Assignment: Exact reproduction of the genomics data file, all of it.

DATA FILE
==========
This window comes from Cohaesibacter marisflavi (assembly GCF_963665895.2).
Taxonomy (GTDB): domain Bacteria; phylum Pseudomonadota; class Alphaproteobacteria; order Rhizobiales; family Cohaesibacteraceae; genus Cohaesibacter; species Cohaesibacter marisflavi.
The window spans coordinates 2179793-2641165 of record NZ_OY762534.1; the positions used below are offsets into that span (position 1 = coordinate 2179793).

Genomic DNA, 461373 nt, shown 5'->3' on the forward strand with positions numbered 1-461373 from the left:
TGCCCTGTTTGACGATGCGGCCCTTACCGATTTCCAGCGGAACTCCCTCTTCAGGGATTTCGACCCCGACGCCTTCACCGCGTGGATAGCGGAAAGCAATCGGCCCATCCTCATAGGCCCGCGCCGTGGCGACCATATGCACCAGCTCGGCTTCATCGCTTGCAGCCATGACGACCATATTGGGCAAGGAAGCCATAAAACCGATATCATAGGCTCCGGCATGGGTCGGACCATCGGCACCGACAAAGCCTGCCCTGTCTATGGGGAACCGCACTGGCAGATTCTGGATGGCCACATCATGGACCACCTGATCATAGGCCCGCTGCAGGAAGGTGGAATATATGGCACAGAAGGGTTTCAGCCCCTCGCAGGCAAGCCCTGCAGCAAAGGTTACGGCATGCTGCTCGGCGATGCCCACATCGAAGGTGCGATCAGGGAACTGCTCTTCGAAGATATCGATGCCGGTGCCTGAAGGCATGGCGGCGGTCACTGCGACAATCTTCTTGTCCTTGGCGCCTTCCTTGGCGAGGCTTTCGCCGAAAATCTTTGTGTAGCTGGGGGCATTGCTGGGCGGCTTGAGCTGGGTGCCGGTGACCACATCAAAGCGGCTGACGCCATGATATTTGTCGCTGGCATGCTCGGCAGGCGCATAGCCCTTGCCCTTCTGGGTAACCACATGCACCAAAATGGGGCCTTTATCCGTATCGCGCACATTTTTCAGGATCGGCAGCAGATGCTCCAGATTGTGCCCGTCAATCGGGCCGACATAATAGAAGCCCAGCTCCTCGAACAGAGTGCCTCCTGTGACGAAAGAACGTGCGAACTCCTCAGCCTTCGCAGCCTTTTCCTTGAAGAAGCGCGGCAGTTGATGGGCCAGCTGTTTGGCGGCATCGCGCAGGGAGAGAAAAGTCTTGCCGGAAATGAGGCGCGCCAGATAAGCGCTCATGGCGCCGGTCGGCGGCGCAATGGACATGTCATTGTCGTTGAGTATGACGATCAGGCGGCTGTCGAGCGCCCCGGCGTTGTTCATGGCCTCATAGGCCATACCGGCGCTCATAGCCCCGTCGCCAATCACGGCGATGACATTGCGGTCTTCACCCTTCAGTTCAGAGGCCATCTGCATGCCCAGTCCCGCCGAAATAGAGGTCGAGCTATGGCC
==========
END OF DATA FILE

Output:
This window comes from Cohaesibacter marisflavi (assembly GCF_963665895.2).
Taxonomy (GTDB): domain Bacteria; phylum Pseudomonadota; class Alphaproteobacteria; order Rhizobiales; family Cohaesibacteraceae; genus Cohaesibacter; species Cohaesibacter marisflavi.
The window spans coordinates 2179793-2641165 of record NZ_OY762534.1; the positions used below are offsets into that span (position 1 = coordinate 2179793).

Genomic DNA, 461373 nt, shown 5'->3' on the forward strand with positions numbered 1-461373 from the left:
TGCCCTGTTTGACGATGCGGCCCTTACCGATTTCCAGCGGAACTCCCTCTTCAGGGATTTCGACCCCGACGCCTTCACCGCGTGGATAGCGGAAAGCAATCGGCCCATCCTCATAGGCCCGCGCCGTGGCGACCATATGCACCAGCTCGGCTTCATCGCTTGCAGCCATGACGACCATATTGGGCAAGGAAGCCATAAAACCGATATCATAGGCTCCGGCATGGGTCGGACCATCGGCACCGACAAAGCCTGCCCTGTCTATGGGGAACCGCACTGGCAGATTCTGGATGGCCACATCATGGACCACCTGATCATAGGCCCGCTGCAGGAAGGTGGAATATATGGCACAGAAGGGTTTCAGCCCCTCGCAGGCAAGCCCTGCAGCAAAGGTTACGGCATGCTGCTCGGCGATGCCCACATCGAAGGTGCGATCAGGGAACTGCTCTTCGAAGATATCGATGCCGGTGCCTGAAGGCATGGCGGCGGTCACTGCGACAATCTTCTTGTCCTTGGCGCCTTCCTTGGCGAGGCTTTCGCCGAAAATCTTTGTGTAGCTGGGGGCATTGCTGGGCGGCTTGAGCTGGGTGCCGGTGACCACATCAAAGCGGCTGACGCCATGATATTTGTCGCTGGCATGCTCGGCAGGCGCATAGCCCTTGCCCTTCTGGGTAACCACATGCACCAAAATGGGGCCTTTATCCGTATCGCGCACATTTTTCAGGATCGGCAGCAGATGCTCCAGATTGTGCCCGTCAATCGGGCCGACATAATAGAAGCCCAGCTCCTCGAACAGAGTGCCTCCTGTGACGAAAGAACGTGCGAACTCCTCAGCCTTCGCAGCCTTTTCCTTGAAGAAGCGCGGCAGTTGATGGGCCAGCTGTTTGGCGGCATCGCGCAGGGAGAGAAAAGTCTTGCCGGAAATGAGGCGCGCCAGATAAGCGCTCATGGCGCCGGTCGGCGGCGCAATGGACATGTCATTGTCGTTGAGTATGACGATCAGGCGGCTGTCGAGCGCCCCGGCGTTGTTCATGGCCTCATAGGCCATACCGGCGCTCATAGCCCCGTCGCCAATCACGGCGATGACATTGCGGTCTTCACCCTTCAGTTCAGAGGCCATCTGCATGCCCAGTCCCGCCGAAATAGAGGTCGAGCTATGGCC